In days long gone, at a time that is long past, Fiacc, the great raven, watched as the King of Ulster, Conor Mac Nessa arrived at the home of Phelim, a storyteller. Fiacc knew that there would be food for a hungry bird at such a gathering. The raven, wise in the ways of men, ate and listened with half an ear to the shouted exchanges within the hall. He heard the whispers too. Cathbad the druid warned the king that Phelim’s unborn child would be a beautiful girl, but that much blood would be shed over her. The child would be called Deirdre and Conor, intrigued, decided to keep her, perhaps they would marry when she was grown. Deirdre was placed in the care of the old veiled one, Leabharcham.
Years later, on a hard winter’s day, Leabharcham and Deirdre were skinning a calf in the freezing snow. Fiacc, the raven swaggered over to take his share of the scraps. As she watched the bird, Deirdre sighed, “One day I will marry a man with hair like the raven’s, with skin white as the snow, and with lips as red as the calf’s blood”. Leabharcham knew of such a man, Naoise, a warrior and poet in Conor’s court. She arranged for the young pair to meet and, against Naoise’s better judgement, they fell in love. They eloped to Scotland accompanied by Naoise’s brothers.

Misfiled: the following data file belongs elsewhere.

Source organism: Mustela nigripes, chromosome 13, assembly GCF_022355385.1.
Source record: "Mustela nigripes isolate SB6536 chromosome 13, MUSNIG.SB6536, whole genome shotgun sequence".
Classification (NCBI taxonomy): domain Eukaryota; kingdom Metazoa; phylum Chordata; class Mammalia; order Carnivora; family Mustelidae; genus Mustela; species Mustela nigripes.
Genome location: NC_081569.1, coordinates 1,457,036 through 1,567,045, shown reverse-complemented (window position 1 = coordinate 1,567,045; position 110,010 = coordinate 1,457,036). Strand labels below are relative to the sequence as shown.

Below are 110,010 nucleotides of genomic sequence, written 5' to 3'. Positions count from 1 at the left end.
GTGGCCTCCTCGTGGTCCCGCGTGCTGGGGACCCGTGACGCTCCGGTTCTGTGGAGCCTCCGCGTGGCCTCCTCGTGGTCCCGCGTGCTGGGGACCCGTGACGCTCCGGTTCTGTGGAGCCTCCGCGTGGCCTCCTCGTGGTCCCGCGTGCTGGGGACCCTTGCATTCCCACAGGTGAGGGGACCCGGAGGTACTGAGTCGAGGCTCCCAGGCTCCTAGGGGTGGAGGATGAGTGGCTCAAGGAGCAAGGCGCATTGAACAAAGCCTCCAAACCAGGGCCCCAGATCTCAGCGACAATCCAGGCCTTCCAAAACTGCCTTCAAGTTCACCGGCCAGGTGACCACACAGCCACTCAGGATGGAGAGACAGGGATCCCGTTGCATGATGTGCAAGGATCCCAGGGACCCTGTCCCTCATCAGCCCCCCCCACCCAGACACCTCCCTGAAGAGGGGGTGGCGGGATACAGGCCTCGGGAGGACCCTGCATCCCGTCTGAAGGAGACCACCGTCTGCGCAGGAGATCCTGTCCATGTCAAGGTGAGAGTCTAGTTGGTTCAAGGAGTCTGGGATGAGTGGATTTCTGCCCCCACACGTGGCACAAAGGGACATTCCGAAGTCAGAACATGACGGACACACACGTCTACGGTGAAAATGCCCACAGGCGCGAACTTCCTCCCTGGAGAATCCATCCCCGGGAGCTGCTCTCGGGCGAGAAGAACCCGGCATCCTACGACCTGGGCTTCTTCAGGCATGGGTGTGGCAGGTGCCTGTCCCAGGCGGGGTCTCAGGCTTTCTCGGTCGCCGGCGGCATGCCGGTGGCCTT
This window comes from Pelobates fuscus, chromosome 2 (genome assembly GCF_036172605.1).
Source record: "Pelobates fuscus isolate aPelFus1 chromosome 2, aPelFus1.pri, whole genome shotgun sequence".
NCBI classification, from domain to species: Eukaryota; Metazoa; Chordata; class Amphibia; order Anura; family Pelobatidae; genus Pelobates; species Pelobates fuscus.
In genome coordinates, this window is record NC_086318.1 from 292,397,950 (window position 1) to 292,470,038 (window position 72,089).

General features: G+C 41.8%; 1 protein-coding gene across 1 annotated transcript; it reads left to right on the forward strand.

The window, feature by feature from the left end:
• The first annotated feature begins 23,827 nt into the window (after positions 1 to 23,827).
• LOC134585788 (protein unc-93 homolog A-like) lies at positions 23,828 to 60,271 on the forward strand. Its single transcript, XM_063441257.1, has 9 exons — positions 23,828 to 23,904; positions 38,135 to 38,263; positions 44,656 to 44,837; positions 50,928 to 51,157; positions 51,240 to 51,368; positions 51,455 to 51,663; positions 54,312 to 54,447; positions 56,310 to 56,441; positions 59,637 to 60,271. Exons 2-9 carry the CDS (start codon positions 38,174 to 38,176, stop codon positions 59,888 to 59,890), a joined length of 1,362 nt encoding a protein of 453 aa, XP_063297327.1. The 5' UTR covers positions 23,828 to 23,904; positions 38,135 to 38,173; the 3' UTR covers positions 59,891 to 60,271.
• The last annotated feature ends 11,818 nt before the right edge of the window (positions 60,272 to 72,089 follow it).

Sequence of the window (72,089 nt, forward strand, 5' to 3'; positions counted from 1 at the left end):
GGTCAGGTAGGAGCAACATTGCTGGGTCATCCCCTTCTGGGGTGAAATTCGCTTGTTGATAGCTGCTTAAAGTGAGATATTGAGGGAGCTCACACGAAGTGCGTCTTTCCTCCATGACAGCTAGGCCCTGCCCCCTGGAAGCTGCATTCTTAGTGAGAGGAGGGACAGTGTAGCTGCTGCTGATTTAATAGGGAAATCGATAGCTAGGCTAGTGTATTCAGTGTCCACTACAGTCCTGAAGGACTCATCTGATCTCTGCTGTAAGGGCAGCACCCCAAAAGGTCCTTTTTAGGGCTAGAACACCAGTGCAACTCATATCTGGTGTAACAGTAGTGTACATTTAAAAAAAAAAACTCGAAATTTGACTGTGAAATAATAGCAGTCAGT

For a time they were happy, but Conor tracked them down and persuaded them to return with promise of a pardon for abandoning Naoise’s duties. When they arrived at Conor’s court he sent Leabharcham to see whether Deirdre was still beautiful. Leabharcham returned telling the King that Deirdre could be mistaken for a cailleach, a veiled one, a hag. Conor did not believe her and sent Gelbann, who only glimpsed Deirdre before Naoise threw a gold chess-piece at him and blinding him in one eye. Gelbann told Conor that Deirdre was as beautiful as ever; 'Your majesty, Deirdre is still so very beautiful that I think it was worth losing an eye just to see her for a moment.'. Conor ordered his men to surround the hall, to kill the men and capture Deirdre. Some of the knights were so horrified at this betrayal of trust that they defended the fugitives, but still Naoise and his brothers were killed.
High above, Fiacc the raven called to his kin to come and feast.
Deirdre was forced to marry Conor, but in time her grief overwhelmed her and she threw herself from a chariot and died. And when they buried her it is said there grew from her grave and from Naoisi's two yew trees, whose tops, when they were full-grown, met each other and intertwined together, and none could part them.
Story by Kevin Johnston, Illustration by David Rooney, Sculpture in bronze by Charlie Mallon